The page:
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I got a kick out of the subtle humor of your first pic and caption, JP! 😂 Way to wring a few more drops of the good stuff out of those old patches.

 

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Absolutely enjoyable reports, thanks JP. Always an inspiration.

Just curious, in the places where you hunt is the gold originally coming from lode deposits near by? I am not familiar with the geology in your area, but where I hunt known lode deposits can erode quiet substantially into massive alluvial fans. Interestingly, in these fans the heavy material travels up, not down. Hence, heavier gold can be quiet shallow in these fans. I was just wondering if you have a similar situation there. Your gold is nice and chunky. 🙂

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On 5/11/2020 at 2:54 PM, Gold Catcher said:

Absolutely enjoyable reports, thanks JP. Always an inspiration.

Just curious, in the places where you hunt is the gold originally coming from lode deposits near by? I am not familiar with the geology in your area, but where I hunt known lode deposits can erode quiet substantially into massive alluvial fans. Interestingly, in these fans the heavy material travels up, not down. Hence, heavier gold can be quiet shallow in these fans. I was just wondering if you have a similar situation there. Your gold is nice and chunky. 🙂

Clermont is not known for its lode deposits, there are a few on the southern end but generally it was a very large alluvial gold producer in its hey day. There are a number different gold deposition events, some are the typical gold shedding from reefs and mullocky leaders, although because of a number of upheaval events, some of the reefs are now flat laying so the gold has weathered out differently. There is also evidence of conglomerates in the area with what we call pudding stones often scattered about (hard boulders made up of water worn quartz rubble bound with silicious material ), some of these stones are gold bearing and have possibly been pushed around the landscape via glaciation and ended up weathering out gold into the environment once they start to oxidise (Although I think the glaciation might have been more ice sheet variety than the deep valley gouging variety up in your north, with the alluvial locked up in the glacial material sitting atop the original gold bearing country beneath).

I am also pretty certain some of these conglomerates when layed down were flat laying like sedimentary siltstone shallow alluvial fan deposits and then in a subsequent upheaval event have become folded into a vertical position mixed in with the slates, its really weird to find water worn nuggets high on the hills sitting on slopes with rough quartz rubble and the odd water worn country rock stone or in a lot of cases just sitting in weathered schists with little or no wash at all. Right on top of the hill the country is pure slate/schist with quartz stringers, then there will be an old boys shaft with the collar made up of intermixed slate and water worn pebbles.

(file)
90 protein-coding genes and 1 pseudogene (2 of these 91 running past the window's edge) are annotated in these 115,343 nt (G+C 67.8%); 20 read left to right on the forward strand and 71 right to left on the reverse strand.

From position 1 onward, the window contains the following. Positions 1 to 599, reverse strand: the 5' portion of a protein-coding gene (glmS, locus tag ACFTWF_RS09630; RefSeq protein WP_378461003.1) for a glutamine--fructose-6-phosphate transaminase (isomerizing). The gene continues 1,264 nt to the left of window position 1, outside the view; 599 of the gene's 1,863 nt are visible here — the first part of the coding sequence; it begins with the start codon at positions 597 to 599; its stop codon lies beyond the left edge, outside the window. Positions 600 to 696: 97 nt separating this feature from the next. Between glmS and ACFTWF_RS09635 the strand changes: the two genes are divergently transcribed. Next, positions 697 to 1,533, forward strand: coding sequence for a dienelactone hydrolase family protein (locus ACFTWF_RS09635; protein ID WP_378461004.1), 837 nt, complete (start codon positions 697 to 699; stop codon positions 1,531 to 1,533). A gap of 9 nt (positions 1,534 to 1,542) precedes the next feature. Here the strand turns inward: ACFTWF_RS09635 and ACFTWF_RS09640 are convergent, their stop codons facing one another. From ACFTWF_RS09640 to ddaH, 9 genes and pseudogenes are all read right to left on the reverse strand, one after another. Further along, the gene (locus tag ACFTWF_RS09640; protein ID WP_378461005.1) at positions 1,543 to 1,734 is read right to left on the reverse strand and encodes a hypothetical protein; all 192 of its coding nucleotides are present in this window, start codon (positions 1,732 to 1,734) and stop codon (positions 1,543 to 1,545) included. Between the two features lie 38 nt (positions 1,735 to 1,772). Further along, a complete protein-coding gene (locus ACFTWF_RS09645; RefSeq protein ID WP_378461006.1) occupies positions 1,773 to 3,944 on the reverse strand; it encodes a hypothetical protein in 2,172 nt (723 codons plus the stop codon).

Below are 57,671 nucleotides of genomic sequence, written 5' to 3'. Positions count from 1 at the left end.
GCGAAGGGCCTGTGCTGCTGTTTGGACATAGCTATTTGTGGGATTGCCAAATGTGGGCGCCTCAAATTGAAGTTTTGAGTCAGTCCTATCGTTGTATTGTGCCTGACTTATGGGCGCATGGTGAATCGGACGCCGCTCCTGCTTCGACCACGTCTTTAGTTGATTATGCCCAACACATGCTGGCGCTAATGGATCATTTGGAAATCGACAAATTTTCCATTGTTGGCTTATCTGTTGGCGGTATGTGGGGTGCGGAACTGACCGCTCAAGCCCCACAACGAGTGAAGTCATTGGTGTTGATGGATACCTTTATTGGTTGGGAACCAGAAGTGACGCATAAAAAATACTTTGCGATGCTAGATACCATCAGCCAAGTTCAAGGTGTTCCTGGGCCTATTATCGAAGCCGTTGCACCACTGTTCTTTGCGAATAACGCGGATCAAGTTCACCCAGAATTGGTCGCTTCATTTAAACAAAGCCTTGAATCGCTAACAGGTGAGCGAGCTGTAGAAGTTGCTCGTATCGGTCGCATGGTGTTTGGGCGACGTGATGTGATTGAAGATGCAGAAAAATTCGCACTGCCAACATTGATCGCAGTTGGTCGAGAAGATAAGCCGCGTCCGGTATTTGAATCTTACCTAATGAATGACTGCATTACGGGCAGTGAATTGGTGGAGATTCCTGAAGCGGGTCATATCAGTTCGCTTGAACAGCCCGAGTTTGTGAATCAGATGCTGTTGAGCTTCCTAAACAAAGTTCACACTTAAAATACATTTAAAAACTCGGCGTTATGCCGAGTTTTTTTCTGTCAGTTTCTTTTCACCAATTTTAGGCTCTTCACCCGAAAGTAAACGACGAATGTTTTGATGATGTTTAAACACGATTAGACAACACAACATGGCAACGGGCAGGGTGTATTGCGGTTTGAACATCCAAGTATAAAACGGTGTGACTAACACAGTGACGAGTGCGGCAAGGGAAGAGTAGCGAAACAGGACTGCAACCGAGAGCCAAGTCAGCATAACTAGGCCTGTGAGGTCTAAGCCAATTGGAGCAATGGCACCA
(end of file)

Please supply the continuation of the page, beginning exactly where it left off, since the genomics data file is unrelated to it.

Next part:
In essence the gold occurrences for metal detectors in Clermont are associated around country rock that is auriferous in nature then through the process of upheaval, capping off by basaltic flows then subsequent weathering, glaciation and conglomeration then more upheaval with long periods of the country eroding, more than likely a different direction, has left the gold scattered about but generally adjacent to its original source in shallow surface deposits on the hills, ridges, slopes and modern drainages. At one stage in the long distant past Clermont had an extremely high rainfall which was part of the coal deposits, over time the country has dried out and become more dessert like with a lot of the top soils removed leaving the less fertile shallow alluvial/colluvial soils behind, perfect for metal detecting. 

JP

 

 

 

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22 hours ago, Jonathan Porter said:

Clermont is not known for its lode deposits, there are a few on the southern end but generally it was a very large alluvial gold producer in its hey day

Very cool, thanks JP. Sounds really interesting and thanks for the detailed description. It also shows once more that good  knowledge of the geology is the foundation for success, with you being a living example 🙂

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Onya, JP!

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Been a while since I added to this thread, travel restrictions have eased so I did the trek south to go see my Mum who’s been in lockdown and not seen a soul since this all started (she in a high risk group at 80 years young). Since returning home the shop has prevented me getting out much so only a couple of sessions over the last week or so, thankfully the good thing about gold is it doesn’t rust.😜

JP

Some of the nasty ground I’ve been working (holes will be refilled)

42C8B3C3-8C98-4940-B515-3D5944C4B1EF.thumb.jpeg.35dbf3a1d929940438bd6b48277fcedd.jpeg

Few pickers I got just on dark

EA56BCF6-A42B-410C-A623-2842FFBCE1C4.thumb.jpeg.5e8a9a6c0911e7712173b8ebac7a96cc.jpeg097D6FE3-C612-4E6C-8870-6F91B836B223.thumb.jpeg.527b9bbd75bc48ae7626244e140dd319.jpegBC0C2066-D062-42E9-86D4-9FB2B3EE6250.thumb.jpeg.aec098474b459dab36186519d5aa4856.jpeg

Yesterday morning’s session with a bonus chunkster 🙂 

A5645942-B4D5-4656-BC4F-9ACFB84FF889.thumb.jpeg.3382e4def34a9090b17c46909623f5c3.jpegD99DF827-54BB-4691-87E3-B909E992ED2A.thumb.jpeg.0a09482d08d56659adf627d06f8b1bfa.jpeg

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I'd have to be careful not to throw that gold in my junk pouch with how it looks, is this just dirt that washes off it is it something mixed in with the gold?  That's a good haul too, well done.  It must be a nice detecting temperature there now.

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